Read Jesse Ezells blog about the difference between Silverlight and Flash and why you should consider using Silverlight :
I’ve been close to ranting lately about my issues with speed for Silverlight 1.1.. Shame on me, a little bit.. 🙂
I have now refactored my 3D a bit and I’m now experiencing increased speed. The main problem is that if you want to runtime generate the visuals for every frame there is too much marshalling going on between the managed runtime and the core presentation engine of Silverlight. After a couple of days of real frustration I got struck by lightning (Silver ofcourse). I ran in to my livingroom from playing with one of my kids and grabbed my laptop and ran outside again to “play”… The answer is : Generate the XAML and marshal only once! This can be achieved in several ways, I chose to create myself a user control that I dynamically create and add to my Canvas every frame (only one), within this user control I generate the XAML needed and pass it along to the InitializeFromXaml() method found in the base class Control.
This resulted in the engine using around 10 milliseconds per frame on my test object. It used between 30 and 40 milliseconds before. (My machine : Dell Latitude D820 Laptop, running Intel Core Duo 2.33 Mhz)
It is kind of obvious that this is the result. Since the managed environment is decoupled in the manner it is, it will make sense to marshal as little as possible.
I’ve implemented this into the Balder engine, if you want to have a look at how it is done, download the source at Codeplex (http://www.codeplex.com/Balder). PolyControl.cs and Face.cs is in this writing moment the magicians. This will change soon when I clean up it’s act.
Check out the latest version, optimized :
(There is not a lot of added features, just optimizations and behind-the-scenes stuff…)
I posted earlier about Silverlight rendering being very slow. I’ve been digging deep inside the Silverlight runtime to figure out what and why there should be issues. Drawing issues is only half the problem, maybe even not a problem at all. Whenever you change a property that is a DepedencyProperty there is a lot of code involved. For the 3D engine I’m working on this is very critical, we change a lot of dependency-properties all the time. The main problem is that in order for a visual to get updated with any changes you need to actually set the property even though it should be sufficient just modifying a property on the type of the top level property (did that sentence make any sence.:) ) .
A good example of what I’m talking about is the Color property for a polygon. I just need to update the R,G,B properties on the polygon, but in order for the polygon to get the changes I need to set the Color property and that involves a lot of code behind the scenes in Silverlight in order to do that. Looking at architectural overview at Microsoft, it sort of says it all : http://msdn2.microsoft.com/en-us/library/bb404713.aspx. There is marshalling involved between the presentation Core and the .net Runtime that is very costy. It makes sense that it is like this, the presentation core has to be running natively seeing that it is cross platform.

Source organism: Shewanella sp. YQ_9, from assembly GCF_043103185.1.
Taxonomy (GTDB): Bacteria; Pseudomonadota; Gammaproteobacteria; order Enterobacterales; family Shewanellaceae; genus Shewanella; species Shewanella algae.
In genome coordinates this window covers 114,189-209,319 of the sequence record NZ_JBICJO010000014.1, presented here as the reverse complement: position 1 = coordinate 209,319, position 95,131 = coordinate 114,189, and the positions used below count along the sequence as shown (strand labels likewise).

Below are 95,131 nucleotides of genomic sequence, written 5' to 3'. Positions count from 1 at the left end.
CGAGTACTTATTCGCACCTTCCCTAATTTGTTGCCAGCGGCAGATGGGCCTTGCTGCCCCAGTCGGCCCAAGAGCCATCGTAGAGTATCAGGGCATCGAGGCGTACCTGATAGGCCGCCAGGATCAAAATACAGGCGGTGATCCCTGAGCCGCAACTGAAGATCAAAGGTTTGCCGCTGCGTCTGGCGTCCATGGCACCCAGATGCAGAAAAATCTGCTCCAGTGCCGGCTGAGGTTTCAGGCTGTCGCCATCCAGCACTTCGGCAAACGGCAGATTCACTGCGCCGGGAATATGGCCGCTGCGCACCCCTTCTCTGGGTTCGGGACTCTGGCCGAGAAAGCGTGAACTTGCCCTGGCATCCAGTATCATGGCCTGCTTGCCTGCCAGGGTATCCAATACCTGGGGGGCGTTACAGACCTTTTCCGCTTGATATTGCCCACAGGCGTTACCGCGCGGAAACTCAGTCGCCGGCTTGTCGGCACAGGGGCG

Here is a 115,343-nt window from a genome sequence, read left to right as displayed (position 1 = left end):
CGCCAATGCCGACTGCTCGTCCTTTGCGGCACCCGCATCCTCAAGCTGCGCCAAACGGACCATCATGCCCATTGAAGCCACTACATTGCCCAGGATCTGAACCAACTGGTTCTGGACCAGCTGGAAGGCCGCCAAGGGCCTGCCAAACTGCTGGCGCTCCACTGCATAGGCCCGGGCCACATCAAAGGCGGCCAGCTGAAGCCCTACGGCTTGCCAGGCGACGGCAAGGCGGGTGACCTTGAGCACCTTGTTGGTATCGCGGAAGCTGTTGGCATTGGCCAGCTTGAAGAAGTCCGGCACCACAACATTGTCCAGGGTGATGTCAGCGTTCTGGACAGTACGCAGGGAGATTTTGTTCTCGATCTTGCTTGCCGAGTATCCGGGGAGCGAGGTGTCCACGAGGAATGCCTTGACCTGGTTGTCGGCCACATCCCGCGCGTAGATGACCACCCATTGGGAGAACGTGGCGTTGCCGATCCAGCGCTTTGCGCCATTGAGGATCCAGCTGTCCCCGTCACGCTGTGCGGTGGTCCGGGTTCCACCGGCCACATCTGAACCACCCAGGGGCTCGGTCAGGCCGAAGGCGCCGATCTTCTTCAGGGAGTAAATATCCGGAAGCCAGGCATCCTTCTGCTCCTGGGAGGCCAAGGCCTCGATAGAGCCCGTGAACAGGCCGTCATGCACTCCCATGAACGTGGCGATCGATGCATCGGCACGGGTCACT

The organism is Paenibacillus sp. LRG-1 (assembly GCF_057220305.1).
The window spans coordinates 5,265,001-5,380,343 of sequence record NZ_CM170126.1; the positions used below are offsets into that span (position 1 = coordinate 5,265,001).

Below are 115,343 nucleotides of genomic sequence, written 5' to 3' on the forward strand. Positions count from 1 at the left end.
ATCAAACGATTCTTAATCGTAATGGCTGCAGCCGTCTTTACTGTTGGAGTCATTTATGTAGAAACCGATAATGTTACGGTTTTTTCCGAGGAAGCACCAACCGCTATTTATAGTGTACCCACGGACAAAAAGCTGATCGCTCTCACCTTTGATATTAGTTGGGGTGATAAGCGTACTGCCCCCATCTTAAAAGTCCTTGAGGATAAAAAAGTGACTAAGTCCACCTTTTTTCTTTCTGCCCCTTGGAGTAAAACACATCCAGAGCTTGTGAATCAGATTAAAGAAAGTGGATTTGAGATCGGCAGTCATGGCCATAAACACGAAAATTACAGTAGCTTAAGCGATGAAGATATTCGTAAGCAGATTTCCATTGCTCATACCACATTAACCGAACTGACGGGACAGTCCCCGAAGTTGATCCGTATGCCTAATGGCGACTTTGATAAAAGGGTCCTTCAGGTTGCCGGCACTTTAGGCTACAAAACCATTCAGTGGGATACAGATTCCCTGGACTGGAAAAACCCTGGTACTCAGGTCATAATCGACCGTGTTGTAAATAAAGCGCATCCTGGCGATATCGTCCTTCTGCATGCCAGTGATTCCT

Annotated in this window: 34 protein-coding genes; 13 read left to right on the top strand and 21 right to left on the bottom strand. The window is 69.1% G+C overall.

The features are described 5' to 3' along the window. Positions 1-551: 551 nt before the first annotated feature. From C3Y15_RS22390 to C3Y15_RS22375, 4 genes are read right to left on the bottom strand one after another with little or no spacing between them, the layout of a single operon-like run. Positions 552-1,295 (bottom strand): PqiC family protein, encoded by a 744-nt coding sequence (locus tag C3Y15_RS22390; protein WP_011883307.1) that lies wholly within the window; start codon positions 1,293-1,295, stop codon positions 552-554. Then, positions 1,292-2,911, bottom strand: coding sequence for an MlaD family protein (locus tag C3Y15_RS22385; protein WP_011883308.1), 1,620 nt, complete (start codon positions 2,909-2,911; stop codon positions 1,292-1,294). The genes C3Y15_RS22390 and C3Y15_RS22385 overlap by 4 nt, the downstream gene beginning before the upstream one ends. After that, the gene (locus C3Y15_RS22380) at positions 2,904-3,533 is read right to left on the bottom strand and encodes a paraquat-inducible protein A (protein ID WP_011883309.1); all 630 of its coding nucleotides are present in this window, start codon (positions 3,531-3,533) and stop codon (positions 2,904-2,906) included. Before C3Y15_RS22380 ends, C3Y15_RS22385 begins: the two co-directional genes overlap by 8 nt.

I’ve finally published the source code on CodePlex for the 3D engine posted earlier.
It has been built with Visual Studio “Orcas” Beta 1.
The state of the source code is not 100% yet, but people can download it for now and have a look at how you could do a simple 3D engine. In addition a lot of featuers have not been made yet. During the next couple of weeks there will be additions to it.
For the time being I’ve invited a few friends to join in on the development, after some development time we will invite others to join as well. The project can be found at :
Feel free to come with any suggestions.
I started working at a company called Fjord Media yesterday. I left behind 5.5 years of enterprise application development for a simpler life. 🙂 I will be doing .net, ofcourse (is there anything else?), focusing on Windows and Web (finally I can do silverlight professionally. 🙂 ). In addition I will be doing some .net Micro framework.. Damn, that is some cool stuff. I mean, you got devices the size of a regular wristband-watch running .net. I've already created an application hosting a simple Web server on the Digi Connect ME device (http://www.digi.com/products/embeddedsolutions/digiconnectme.jsp). The hardware is just about the size of a regular ethernet socket you find on any motherboard and it has a .net device onboard.. NICE NICE!
So… I guess my postings will take a new turn.. Maybe.. Who knows.. Time will tell.